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PLoS One. 2010 Sep 23;5(9):e12926. doi: 10.1371/journal.pone.0012926.

Programmed Death-1 expression on Epstein Barr virus specific CD8+ T cells varies by stage of infection, epitope specificity, and T-cell receptor usage.

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Pediatrics, University of Massachusetts Medical School, Worcester, Massachusetts, United States of America.



Programmed Death-1 (PD-1) is an inhibitory member of the CD28 family of molecules expressed on CD8+ T cells in response to antigenic stimulation. To better understand the role of PD-1 in antiviral immunity we examined the expression of PD-1 on Epstein-Barr virus (EBV) epitope-specific CD8+ T cells during acute infectious mononucleosis (AIM) and convalescence.


Using flow cytometry, we observed higher frequencies of EBV-specific CD8+ T cells and higher intensity of PD-1 expression on EBV-specific CD8+ T cells during AIM than during convalescence. PD-1 expression during AIM directly correlated with viral load and with the subsequent degree of CD8+ T cell contraction in convalescence. Consistent differences in PD-1 expression were observed between CD8+ T cells with specificity for two different EBV lytic antigen epitopes. Similar differences were observed in the degree to which PD-1 was upregulated on these epitope-specific CD8+ T cells following peptide stimulation in vitro. EBV epitope-specific CD8+ T cell proliferative responses to peptide stimulation were diminished during AIM regardless of PD-1 expression and were unaffected by blocking PD-1 interactions with PD-L1. Significant variability in PD-1 expression was observed on EBV epitope-specific CD8+ T cell subsets defined by V-beta usage.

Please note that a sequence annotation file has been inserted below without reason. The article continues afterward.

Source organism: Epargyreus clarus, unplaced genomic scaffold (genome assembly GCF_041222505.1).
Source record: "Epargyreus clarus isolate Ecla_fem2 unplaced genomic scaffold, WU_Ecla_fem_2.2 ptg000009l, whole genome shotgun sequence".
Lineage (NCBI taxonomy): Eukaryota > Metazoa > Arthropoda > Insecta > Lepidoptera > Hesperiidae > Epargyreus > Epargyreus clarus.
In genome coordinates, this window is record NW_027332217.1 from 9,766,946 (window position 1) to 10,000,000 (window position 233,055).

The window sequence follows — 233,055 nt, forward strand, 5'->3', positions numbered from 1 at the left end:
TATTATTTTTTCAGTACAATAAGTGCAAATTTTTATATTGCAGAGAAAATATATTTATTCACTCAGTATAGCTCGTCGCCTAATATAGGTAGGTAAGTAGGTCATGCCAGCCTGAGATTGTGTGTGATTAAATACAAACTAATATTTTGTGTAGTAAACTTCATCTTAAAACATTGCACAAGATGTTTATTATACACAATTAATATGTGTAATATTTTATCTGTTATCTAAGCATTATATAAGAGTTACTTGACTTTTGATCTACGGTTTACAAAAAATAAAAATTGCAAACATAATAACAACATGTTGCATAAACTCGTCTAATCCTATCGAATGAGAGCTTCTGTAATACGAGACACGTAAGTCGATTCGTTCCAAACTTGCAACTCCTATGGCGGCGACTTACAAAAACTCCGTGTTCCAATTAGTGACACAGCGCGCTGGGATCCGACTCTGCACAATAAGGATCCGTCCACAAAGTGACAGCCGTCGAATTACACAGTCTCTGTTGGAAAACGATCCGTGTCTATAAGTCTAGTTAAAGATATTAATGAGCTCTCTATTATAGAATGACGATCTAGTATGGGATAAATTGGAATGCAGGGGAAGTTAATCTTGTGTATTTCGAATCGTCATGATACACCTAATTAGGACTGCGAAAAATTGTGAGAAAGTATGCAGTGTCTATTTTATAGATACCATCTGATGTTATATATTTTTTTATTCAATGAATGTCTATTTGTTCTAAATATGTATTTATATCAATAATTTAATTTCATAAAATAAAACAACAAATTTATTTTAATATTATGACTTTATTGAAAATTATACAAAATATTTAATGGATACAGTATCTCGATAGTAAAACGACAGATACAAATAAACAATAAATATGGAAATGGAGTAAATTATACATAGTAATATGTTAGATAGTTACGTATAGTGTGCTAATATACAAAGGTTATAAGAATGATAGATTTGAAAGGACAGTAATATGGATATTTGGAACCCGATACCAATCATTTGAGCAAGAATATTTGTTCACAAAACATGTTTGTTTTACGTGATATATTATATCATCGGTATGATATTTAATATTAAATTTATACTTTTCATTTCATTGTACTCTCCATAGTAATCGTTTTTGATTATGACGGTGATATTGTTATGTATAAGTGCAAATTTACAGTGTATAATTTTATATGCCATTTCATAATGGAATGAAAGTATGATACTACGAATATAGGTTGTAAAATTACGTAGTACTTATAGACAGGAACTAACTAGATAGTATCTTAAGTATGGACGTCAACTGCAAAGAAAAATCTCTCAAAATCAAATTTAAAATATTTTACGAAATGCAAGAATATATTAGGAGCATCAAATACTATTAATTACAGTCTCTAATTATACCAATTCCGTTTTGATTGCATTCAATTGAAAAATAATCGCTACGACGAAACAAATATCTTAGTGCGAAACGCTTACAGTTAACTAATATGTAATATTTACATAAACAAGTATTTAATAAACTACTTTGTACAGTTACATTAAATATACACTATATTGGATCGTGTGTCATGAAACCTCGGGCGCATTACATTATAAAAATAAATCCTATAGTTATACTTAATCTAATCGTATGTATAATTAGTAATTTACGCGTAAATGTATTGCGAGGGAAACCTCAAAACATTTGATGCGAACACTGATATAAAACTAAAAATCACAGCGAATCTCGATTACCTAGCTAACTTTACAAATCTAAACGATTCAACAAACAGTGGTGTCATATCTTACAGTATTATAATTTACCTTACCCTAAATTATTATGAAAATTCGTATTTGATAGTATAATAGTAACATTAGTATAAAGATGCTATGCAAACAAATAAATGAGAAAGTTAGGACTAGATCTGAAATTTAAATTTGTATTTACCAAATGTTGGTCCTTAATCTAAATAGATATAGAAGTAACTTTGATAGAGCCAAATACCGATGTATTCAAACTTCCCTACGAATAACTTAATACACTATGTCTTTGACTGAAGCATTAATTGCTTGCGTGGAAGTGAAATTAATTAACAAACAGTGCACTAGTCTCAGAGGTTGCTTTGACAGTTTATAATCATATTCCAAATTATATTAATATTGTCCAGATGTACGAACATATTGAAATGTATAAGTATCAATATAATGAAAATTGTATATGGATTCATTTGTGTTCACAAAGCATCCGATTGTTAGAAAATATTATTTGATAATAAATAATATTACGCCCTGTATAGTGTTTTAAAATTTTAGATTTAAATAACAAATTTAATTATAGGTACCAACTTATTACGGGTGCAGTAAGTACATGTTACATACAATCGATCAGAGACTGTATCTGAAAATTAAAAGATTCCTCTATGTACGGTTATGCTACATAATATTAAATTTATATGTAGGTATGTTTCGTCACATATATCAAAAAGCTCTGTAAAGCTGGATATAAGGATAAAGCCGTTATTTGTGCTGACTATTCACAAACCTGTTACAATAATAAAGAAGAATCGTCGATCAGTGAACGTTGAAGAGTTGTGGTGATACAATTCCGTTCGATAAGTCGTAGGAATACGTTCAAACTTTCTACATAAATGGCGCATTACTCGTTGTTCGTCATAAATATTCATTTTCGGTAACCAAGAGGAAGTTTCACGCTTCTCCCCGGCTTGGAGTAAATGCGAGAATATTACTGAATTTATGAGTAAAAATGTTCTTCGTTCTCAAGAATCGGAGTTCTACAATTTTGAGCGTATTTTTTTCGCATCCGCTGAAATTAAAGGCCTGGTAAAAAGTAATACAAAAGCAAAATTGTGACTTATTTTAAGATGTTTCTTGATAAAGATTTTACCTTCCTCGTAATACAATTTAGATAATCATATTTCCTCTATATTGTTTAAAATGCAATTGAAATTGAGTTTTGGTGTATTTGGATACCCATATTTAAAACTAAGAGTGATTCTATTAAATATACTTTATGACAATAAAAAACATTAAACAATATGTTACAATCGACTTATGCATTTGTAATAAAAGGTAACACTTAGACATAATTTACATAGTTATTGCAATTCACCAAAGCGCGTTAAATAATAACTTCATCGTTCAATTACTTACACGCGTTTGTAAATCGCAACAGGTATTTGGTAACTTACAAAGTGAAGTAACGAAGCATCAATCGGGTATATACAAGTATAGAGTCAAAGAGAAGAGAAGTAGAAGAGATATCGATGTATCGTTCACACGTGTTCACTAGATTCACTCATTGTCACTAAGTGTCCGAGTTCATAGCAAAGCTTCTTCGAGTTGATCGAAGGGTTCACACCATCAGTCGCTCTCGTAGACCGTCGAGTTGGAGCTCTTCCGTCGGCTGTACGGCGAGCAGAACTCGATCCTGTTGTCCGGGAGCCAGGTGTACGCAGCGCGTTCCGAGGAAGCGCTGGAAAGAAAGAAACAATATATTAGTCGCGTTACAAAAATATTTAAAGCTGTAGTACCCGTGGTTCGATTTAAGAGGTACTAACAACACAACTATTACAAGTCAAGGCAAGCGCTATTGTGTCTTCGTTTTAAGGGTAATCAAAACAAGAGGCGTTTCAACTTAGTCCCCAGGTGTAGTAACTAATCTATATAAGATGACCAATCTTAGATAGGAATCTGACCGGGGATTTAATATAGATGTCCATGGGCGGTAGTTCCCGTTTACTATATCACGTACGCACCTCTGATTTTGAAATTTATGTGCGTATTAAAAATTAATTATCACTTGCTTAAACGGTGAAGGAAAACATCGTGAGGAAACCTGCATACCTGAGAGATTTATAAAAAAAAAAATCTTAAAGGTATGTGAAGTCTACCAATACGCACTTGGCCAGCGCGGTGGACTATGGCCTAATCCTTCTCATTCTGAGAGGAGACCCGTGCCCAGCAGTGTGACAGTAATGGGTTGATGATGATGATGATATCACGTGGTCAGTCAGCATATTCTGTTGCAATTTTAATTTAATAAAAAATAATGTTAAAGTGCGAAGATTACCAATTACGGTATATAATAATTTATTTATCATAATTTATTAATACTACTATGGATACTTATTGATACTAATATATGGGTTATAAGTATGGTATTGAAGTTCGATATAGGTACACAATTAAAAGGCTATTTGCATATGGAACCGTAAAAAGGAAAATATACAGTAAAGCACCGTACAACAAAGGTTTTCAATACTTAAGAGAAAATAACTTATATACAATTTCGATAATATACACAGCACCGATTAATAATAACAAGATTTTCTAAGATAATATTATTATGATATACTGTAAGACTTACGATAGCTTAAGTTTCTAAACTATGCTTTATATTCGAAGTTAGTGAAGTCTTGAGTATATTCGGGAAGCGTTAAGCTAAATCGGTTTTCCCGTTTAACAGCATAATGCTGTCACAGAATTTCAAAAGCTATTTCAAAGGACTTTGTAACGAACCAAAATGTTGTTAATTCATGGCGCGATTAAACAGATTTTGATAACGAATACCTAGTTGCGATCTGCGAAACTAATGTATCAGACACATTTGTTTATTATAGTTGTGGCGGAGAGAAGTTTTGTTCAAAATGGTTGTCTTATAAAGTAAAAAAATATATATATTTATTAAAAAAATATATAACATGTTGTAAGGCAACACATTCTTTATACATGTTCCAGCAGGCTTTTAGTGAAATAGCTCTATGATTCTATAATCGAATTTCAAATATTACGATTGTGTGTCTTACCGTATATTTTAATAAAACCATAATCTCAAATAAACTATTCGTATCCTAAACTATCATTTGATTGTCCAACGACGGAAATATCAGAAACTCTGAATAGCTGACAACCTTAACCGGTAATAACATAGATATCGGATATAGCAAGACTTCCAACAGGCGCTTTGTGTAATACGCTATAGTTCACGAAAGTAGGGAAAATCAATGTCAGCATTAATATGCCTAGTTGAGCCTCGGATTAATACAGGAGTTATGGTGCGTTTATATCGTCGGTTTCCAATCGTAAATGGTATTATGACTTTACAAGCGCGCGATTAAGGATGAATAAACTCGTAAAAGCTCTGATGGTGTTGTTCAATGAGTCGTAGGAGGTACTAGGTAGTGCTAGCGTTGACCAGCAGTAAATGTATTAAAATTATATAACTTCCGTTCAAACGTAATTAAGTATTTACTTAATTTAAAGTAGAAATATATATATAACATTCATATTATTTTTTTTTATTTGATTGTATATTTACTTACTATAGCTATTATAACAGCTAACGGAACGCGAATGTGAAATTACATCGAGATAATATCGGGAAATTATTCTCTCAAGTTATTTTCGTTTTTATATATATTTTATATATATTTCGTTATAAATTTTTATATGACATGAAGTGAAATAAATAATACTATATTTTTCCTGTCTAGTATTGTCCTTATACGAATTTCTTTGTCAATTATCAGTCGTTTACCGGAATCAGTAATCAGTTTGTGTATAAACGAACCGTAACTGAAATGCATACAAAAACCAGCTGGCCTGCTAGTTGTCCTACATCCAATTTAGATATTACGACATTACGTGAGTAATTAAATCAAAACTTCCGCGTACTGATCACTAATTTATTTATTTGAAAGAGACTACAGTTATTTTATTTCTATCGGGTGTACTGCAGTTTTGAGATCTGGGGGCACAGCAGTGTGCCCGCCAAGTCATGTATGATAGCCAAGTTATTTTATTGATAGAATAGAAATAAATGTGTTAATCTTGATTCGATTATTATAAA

These observations suggest that PD-1 expression is not only dependent on the degree of antigen presentation, but also on undefined characteristics of the responding cell that segregate with epitope specificity and V-beta usage.

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